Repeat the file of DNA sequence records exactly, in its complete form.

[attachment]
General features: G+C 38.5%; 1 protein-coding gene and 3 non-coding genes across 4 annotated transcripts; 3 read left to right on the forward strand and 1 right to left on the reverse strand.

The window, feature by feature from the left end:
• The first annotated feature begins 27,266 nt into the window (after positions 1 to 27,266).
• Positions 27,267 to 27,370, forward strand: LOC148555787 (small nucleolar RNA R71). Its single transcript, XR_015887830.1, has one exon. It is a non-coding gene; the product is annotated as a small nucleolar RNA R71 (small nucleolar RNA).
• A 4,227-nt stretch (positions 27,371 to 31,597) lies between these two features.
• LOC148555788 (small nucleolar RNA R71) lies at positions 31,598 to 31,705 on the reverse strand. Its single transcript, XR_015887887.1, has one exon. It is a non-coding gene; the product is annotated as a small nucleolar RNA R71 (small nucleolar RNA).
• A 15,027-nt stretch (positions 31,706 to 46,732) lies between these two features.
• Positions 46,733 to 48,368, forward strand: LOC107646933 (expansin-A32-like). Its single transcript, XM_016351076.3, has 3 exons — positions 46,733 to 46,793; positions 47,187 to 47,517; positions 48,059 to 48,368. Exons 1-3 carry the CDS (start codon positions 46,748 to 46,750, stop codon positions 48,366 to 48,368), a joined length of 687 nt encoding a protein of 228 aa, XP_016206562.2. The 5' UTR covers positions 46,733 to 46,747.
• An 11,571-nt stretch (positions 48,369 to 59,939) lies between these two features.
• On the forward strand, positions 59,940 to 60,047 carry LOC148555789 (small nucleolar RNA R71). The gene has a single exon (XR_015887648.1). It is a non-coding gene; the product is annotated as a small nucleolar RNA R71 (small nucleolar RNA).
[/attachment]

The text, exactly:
General features: G+C 38.5%; 1 protein-coding gene and 3 non-coding genes across 4 annotated transcripts; 3 read left to right on the forward strand and 1 right to left on the reverse strand.

The window, feature by feature from the left end:
• The first annotated feature begins 27,266 nt into the window (after positions 1 to 27,266).
• Positions 27,267 to 27,370, forward strand: LOC148555787 (small nucleolar RNA R71). Its single transcript, XR_015887830.1, has one exon. It is a non-coding gene; the product is annotated as a small nucleolar RNA R71 (small nucleolar RNA).
• A 4,227-nt stretch (positions 27,371 to 31,597) lies between these two features.
• LOC148555788 (small nucleolar RNA R71) lies at positions 31,598 to 31,705 on the reverse strand. Its single transcript, XR_015887887.1, has one exon. It is a non-coding gene; the product is annotated as a small nucleolar RNA R71 (small nucleolar RNA).
• A 15,027-nt stretch (positions 31,706 to 46,732) lies between these two features.
• Positions 46,733 to 48,368, forward strand: LOC107646933 (expansin-A32-like). Its single transcript, XM_016351076.3, has 3 exons — positions 46,733 to 46,793; positions 47,187 to 47,517; positions 48,059 to 48,368. Exons 1-3 carry the CDS (start codon positions 46,748 to 46,750, stop codon positions 48,366 to 48,368), a joined length of 687 nt encoding a protein of 228 aa, XP_016206562.2. The 5' UTR covers positions 46,733 to 46,747.
• An 11,571-nt stretch (positions 48,369 to 59,939) lies between these two features.
• On the forward strand, positions 59,940 to 60,047 carry LOC148555789 (small nucleolar RNA R71). The gene has a single exon (XR_015887648.1). It is a non-coding gene; the product is annotated as a small nucleolar RNA R71 (small nucleolar RNA).